With an Introduction and Notes by Peter Preston, University of Nottingham. Illustrations by S.L. Fildes and Hablot K. Browne (Phiz). Dickens's final novel, left unfinished at his death, is a tale of mystery whose fast-paced action takes place in an ancient cathedral city and in some of the darkest places in nineteenth-century London. Drugs, sexual obsession, colonial adventuring and puzzles about identity are among the novel's themes. At the centre of the plot lie the baffling disappearance of Edwin Drood and the many explanations of his whereabouts. A sombre and menacing atmosphere, a fascinating range of characters and Dickens's usual superb command of language combine to make this an exciting and tantalising story. Also included in this volume are a number of unjustly neglected stories and sketches, with subjects as different as murder and guilt and childhood romance. This unusual selection illustrates Dickens's immense creativity and versatility.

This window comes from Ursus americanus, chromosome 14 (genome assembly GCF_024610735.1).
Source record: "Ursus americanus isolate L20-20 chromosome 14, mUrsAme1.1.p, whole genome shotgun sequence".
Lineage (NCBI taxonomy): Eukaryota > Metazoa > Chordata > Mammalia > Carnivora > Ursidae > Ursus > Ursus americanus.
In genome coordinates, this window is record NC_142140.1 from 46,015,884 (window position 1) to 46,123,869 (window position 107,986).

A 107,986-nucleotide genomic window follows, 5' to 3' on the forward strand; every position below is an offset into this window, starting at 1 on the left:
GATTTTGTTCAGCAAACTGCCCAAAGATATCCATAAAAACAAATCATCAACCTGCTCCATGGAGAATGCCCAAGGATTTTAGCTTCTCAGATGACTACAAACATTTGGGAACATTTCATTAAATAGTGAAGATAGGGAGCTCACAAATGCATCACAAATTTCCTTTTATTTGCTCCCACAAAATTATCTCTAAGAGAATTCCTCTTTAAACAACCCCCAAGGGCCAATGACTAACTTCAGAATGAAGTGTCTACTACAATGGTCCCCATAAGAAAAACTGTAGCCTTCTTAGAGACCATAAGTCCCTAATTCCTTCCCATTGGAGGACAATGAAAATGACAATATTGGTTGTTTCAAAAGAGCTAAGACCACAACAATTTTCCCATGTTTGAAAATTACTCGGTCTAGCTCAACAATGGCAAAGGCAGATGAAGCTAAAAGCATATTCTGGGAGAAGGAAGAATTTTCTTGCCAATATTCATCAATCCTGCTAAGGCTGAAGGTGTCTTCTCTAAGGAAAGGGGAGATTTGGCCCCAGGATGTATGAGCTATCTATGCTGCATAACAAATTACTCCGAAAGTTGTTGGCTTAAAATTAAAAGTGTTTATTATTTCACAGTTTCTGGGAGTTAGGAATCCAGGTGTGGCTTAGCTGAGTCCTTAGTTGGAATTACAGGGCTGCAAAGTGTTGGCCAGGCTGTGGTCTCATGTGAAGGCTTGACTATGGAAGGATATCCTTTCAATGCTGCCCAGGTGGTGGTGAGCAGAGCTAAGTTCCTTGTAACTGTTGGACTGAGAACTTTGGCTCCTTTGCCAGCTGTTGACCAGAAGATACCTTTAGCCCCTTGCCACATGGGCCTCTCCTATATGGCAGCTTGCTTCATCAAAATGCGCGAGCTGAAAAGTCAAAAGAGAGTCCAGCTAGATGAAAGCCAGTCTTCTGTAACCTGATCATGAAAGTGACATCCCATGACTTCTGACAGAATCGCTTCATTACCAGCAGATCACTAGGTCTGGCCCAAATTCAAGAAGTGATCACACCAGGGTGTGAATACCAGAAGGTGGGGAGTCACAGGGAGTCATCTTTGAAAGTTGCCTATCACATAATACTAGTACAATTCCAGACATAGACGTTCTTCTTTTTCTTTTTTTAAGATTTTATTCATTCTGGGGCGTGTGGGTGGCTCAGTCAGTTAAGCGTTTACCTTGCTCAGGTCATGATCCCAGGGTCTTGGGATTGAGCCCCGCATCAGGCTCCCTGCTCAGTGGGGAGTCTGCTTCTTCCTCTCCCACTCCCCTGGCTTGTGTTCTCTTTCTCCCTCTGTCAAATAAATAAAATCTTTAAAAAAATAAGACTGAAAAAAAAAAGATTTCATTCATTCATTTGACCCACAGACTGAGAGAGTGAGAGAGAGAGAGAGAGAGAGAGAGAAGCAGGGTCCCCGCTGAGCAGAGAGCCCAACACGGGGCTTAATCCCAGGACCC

Interest in supernatural phenomena was high during Charles Dickens' lifetime. He had always loved a good ghost story himself, particularly at Christmas time, and was open-minded, willing to accept, and indeed put to the test, the existence of spirits. His natural inclinations toward drama and the macabre made him a brilliant teller of ghost tales, and in the twenty stories presented here, which include his celebrated A Christmas Carol, the full range of his gothic talents can be seen. Chilling as some of these stories are, Dickens has managed to inject characteristically grotesque comedy as he writes of revenge, insanity, pre-cognition and dream visions, he indulges also in some debunking of contemporary credulity.
An anthology of writing by Dickens which is one of a series offering classic and contemporary fiction for schools to suit a range of ages and tastes.